Report: Android fragmentation could harm growth

IMS Research report indicates that Google needs to actively prevent more fragmentation of its Android OS or else it risks losing market share.

Google's Android operating system may be a victim of its own success.

More than 6 million handsets shipped in 2009 using Google's Android software. And the forecast in 2010 is that this figure will triple with shipments possibly topping out at 20 million this year. But a new study from IMS Research indicates that the rapid pace of Android's growth could cause more fragmentation, which could ultimately harm Android's potential as a leading smartphone operating system.

The problem is that in going from the 1.5 version of the software to 2.1, Google has released four different versions of the software, which are incompatible with each other.

Android allows users to really customize and change handsets to their liking. Similarly, developers can add to the OS and enrich the larger Android community through their own design and feature enhancements. Google

"Fragmentation is a concern first and foremost for developers," Chris Schreck, an IMS Research analyst said in a statement. "Developer resources are notoriously limited, and adding incompatible strains within platforms to the already crowded smartphone OS space makes their uphill climb even steeper."

Schreck argued that Android's overall installed base is much smaller than the installed bases of other smartphone platforms. And when the market is further segmented with different versions of the same operating system, the opportunity for developers on any particular Android strain starts to look small.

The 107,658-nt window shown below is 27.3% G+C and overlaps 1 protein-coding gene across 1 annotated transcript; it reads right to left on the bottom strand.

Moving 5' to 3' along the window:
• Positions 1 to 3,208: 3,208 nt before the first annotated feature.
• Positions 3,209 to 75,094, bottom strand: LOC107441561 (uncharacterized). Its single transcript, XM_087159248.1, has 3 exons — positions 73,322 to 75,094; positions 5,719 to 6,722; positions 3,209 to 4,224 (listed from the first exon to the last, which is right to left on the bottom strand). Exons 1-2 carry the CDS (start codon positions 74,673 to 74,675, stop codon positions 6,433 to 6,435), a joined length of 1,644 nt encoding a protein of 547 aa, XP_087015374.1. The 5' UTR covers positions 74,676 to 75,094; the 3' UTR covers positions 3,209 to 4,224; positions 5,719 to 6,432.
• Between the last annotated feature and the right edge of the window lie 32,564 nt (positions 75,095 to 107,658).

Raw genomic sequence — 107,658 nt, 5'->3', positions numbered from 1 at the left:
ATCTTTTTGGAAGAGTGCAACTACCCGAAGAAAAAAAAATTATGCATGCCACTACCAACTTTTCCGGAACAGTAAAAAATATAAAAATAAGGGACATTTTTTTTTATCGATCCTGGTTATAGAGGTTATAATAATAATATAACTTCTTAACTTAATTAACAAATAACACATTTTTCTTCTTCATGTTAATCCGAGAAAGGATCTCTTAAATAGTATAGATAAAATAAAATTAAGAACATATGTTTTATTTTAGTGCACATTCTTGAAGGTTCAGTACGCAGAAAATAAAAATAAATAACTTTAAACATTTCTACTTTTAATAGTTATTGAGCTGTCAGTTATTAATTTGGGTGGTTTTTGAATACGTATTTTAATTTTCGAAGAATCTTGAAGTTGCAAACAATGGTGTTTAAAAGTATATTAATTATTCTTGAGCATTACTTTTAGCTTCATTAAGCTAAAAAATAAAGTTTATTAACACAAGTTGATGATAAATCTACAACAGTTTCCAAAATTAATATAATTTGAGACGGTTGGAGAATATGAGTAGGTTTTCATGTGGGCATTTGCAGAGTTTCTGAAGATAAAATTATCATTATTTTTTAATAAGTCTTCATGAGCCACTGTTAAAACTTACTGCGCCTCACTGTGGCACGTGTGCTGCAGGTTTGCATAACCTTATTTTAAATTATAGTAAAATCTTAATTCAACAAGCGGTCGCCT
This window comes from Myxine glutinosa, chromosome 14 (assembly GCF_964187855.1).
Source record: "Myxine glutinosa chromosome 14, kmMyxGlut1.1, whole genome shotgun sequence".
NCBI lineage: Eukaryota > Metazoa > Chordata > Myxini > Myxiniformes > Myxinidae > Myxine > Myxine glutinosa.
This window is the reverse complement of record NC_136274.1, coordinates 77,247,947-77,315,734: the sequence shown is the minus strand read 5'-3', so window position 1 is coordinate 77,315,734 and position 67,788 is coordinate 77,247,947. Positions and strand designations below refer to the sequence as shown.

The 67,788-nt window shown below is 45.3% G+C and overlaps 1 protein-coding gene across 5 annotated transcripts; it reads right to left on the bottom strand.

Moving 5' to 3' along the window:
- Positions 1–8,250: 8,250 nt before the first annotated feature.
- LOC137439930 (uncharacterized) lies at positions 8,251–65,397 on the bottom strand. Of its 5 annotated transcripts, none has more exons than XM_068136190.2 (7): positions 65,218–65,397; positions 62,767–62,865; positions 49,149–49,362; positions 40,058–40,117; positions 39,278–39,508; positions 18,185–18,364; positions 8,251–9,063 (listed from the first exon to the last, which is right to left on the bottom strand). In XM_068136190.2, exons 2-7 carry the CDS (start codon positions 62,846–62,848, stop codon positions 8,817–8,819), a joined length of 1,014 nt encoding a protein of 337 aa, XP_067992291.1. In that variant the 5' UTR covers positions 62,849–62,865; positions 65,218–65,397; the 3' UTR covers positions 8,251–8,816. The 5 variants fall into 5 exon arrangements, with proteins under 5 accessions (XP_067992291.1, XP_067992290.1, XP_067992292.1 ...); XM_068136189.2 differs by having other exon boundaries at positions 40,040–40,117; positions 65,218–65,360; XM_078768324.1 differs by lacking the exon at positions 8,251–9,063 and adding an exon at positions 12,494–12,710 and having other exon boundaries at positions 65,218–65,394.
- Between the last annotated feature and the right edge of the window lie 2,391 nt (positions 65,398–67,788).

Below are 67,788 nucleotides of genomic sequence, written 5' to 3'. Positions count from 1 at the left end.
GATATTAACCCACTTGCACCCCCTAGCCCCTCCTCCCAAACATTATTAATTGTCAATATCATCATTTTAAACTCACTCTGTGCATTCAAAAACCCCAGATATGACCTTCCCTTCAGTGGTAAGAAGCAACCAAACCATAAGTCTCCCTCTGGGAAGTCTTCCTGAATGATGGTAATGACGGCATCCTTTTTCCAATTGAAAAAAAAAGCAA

"Without Google addressing this issue, Android developers are going to find themselves working harder to reach fewer people," he said.

The study also indicated that handset vendors and mobile network operators also suffer from fragmentation since the cost of maintaining investments in an operating system increases with each variation of the platform. For example, wireless operators and handset makers have to spend extra resources translating user interfaces, customizing applications, and making sure other software that comes preloaded on devices works across the entire product portfolio.

Google is rumored to be addressing the issue.For one, Google is expected to slow down the pace of major Android updates. There is also speculation that Google will allow consumers to upgrade their devices from the Android Marketplace, so that updates don't have to go through wireless operators.

It's unclear if these changes will solve the fragmentation issue. And IMS points to another issue that Google may not be able to address. The Apache software license, which Android uses, does not require licensees to contribute modifications of the Android platform back to Google. While the open source nature of Android is great for innovation, it also means that licensees can make changes to the platform on their own, which can fragment the market even further.

Schreck pointed out that Symbian and the Limo platform, also open source operating systems, are taking a harder line when it comes to what changes it allows to be made to the software. That should help alleviate some of the possible fragmentation issues on that platform.

"I expect Android to see considerable market share gains in the immediate and near future," Schreck said. "However, to keep up that pace of growth, particularly in the high end market, Google absolutely has to manage fragmentation."

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